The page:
I actually spent a lot of time early this year reading about the Holocaust. Hannah Arendt's Eichmann in Jerusalem is a classic work of reportage and history. The German critic Marcel Reich-Ranicki's memoir The Author of Himself is brilliant in the first half in which he talks about the artistic scene in Germany just before the Nazis took over and then the life in the Warsaw ghetto. The latter section in which he talks about the German authors and his life as a critic is a little disappointing though still entertaining - it reads more like a gossipy column. He never really gets down to questioning his relationship, as a Polish Jew and a Holocaust survivor, with the German culture and literature, at least not beyond the obvious platitudes. Ron Rosenbaum's Explaining Hitler is a handy guide for navigating the minefield of Holocaust historiography though very annoying in its journalistic style and repetition. Better overviews are found in Peter Novick's Holocaust in American Life about the political uses of Holocaust in Amercian politics, specially in its relationship with Israel and The Hitler of History by John Lukacs which is a very solid philosophical overview of the subject. I read the abridged version of Raul Hilberg's The Destruction of European Jews too, which was a little too nuts-and-boltish for me and also his memoir The Politics of Memory. A lot of bitterness, not that much towards Germany, as much as because of the troubles he had to face to get his book published and politically motivated criticisms levelled against him.

Wittgenstein's Vienna by Janik and Toulmin offered a fascinating overview of the intellectual world of turn of century Vienna. I tried reading the biography of Wittgenstein too but couldn't get much further. Rudiger Safranski's excellent biography of Heidegger suffered the same fate. I will surely take up both of them in the next year.

Milan Kundera's essay on the history of European novel The Curtain was enlightening though it left me hankering for more than just clever metaphors and turns of phrases.

6 comments:

Madhuri said...

Must say that looks like a long and intimidating list. I haven't come across most of the authors there. And the ones I have, are becoming too difficult to find. Bernhard for example - Landmark does not even have that author listing! I suppose I should move out of India simply to get better access to better books :-)

Alok said...

you must have crossed the 50-book mark too i think!

I am yet to read many well-known and more easily available writers. I have just started from the comparatively more obscure ones... :)

though I think it is sad that writers like Bernhard, Moravia or Schnitzler are not so widely known or read. Even here you will be able to find these only through libraries or else order online.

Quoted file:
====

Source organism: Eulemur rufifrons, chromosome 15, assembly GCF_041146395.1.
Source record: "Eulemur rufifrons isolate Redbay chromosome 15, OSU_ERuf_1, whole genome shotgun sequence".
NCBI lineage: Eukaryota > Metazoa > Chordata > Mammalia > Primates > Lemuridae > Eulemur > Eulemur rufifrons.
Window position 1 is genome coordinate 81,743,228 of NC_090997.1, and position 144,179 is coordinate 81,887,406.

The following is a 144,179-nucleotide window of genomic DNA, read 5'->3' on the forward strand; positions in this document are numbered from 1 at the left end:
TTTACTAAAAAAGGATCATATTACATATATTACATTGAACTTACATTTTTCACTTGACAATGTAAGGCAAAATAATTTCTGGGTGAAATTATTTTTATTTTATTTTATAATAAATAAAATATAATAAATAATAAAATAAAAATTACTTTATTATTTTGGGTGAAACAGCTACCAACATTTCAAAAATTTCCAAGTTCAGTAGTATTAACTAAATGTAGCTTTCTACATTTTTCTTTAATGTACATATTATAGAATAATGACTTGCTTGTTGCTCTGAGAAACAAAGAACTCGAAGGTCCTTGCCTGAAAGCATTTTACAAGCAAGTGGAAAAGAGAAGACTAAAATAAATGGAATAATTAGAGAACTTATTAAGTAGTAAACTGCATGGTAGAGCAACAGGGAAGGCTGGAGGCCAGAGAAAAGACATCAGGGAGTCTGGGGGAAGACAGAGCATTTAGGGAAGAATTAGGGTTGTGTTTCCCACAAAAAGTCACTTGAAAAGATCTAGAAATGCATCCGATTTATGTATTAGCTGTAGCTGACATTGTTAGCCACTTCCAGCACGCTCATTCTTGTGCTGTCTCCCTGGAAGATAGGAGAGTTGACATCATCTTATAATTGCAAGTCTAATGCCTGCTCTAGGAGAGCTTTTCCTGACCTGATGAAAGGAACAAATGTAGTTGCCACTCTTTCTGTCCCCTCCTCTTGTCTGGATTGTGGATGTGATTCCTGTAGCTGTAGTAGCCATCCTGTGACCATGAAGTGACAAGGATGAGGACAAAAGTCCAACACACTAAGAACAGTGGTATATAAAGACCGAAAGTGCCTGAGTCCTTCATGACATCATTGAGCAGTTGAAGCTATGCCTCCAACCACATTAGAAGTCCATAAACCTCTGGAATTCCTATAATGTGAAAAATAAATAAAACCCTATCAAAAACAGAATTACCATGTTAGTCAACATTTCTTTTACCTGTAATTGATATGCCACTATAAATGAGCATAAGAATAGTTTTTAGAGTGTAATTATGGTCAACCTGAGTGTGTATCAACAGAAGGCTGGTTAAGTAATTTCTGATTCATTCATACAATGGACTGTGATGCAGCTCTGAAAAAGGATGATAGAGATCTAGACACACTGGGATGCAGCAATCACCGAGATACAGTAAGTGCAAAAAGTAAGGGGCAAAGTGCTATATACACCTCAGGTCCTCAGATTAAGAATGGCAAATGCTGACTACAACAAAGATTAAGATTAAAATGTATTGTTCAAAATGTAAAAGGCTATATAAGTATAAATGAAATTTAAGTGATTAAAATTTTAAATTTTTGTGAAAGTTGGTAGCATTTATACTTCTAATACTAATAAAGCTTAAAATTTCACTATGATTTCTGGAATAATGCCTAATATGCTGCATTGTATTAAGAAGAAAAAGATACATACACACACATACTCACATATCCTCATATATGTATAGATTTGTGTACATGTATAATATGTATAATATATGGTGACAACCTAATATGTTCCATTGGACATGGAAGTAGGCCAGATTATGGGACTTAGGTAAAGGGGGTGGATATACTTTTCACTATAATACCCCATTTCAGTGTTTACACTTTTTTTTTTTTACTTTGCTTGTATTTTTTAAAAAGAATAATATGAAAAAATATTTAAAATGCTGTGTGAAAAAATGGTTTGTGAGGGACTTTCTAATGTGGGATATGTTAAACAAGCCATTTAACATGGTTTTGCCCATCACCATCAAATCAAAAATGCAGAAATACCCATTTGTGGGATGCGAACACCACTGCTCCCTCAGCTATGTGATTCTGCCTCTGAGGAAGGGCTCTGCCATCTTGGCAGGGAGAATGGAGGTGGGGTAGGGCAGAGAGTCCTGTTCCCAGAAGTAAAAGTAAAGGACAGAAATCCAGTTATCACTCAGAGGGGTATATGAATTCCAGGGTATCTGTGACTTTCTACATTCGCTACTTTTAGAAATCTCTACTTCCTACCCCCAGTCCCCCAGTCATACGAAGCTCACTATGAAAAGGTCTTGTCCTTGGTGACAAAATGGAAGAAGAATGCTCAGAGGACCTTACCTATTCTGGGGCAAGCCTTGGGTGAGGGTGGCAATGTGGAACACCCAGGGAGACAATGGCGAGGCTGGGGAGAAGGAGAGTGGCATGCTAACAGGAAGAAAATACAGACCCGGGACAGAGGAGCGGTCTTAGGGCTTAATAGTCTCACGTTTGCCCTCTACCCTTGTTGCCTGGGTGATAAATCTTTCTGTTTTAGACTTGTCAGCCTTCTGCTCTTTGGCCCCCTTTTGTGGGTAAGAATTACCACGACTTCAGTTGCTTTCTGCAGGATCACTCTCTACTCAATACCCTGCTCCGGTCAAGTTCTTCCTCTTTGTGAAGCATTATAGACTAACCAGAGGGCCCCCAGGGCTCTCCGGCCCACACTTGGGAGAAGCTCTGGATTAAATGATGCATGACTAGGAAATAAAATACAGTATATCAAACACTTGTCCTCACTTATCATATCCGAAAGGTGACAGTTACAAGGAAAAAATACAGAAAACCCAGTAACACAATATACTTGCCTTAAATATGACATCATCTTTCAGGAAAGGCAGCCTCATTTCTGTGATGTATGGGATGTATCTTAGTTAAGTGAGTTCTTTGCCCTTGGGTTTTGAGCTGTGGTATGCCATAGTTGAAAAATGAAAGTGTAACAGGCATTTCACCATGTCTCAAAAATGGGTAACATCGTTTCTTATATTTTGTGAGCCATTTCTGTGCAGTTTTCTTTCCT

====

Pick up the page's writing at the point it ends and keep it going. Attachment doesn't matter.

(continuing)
Madhuri said...

Yes, have finished the 50 - but at the price of leaving Ulysses in between. Hope to finish that in the next year. Along with the Magic Mountain!

Alok said...

how about a best of the year list on the blog?

litfink said...

Poetic-Docent Dr. Michael Gratz, german university-Greifswald, onliney-paper for poetry, just deals with your reading, Alok, as follows.
No 107, A poly-Reader, named Alok, living in India, being a Gourmand of books. His Blog "Dispatches from Zembla", Alok giving the very essence of his reading of 2007, crossing the global Literature, a queery running.
.
Living in northern Germany, I enjoyed your sum-up, Alok. The net is the very water to meet multi-colored fishes. In California a high school girl, I got by chance, her name. Wendy Shuttel, a sparkling touch for me. We e-mailed. She is an artist, now named "SPRINGER", - (said of a young little dog doing jumps elder one dislike to produce).
I send you a flash of light, Alok. with some lines I wrote to Springer.
wishing a SWEET THURSDAY (John Steinbeck)
Wilhelm Fink, Hamburg, www.unterholz.com
*
Springer,
we will watch the magic ways, - smile!
The way you start, Springer,
please have a look to the great river of Egypt
blue and white together, - and here we are
two twins in the Nile. fishes with the very eye
to watch in sisterhood, the moment
before swimming away - the encounter
she an he who want to meet
but not to stay together
the magic way - to be united in distance
both "only-once-present"
My lines - to say good bye
swimming nearer
writing I will open
things laying silent and flat
I add power to the resting drive
freshness and whirls in the flood
quick turning of the body
to say HELLO
means recognizing
to say Good bye
first
the position, snapping,
of the head,
to get the wanted meal
and, going faster, the blinking for You,
sister-fish and eye of the very moment
looking just
and swimm apart
* * * *

Alok said...

thanks for the mention on the blog. I don't know German so thanks for translating it for me too.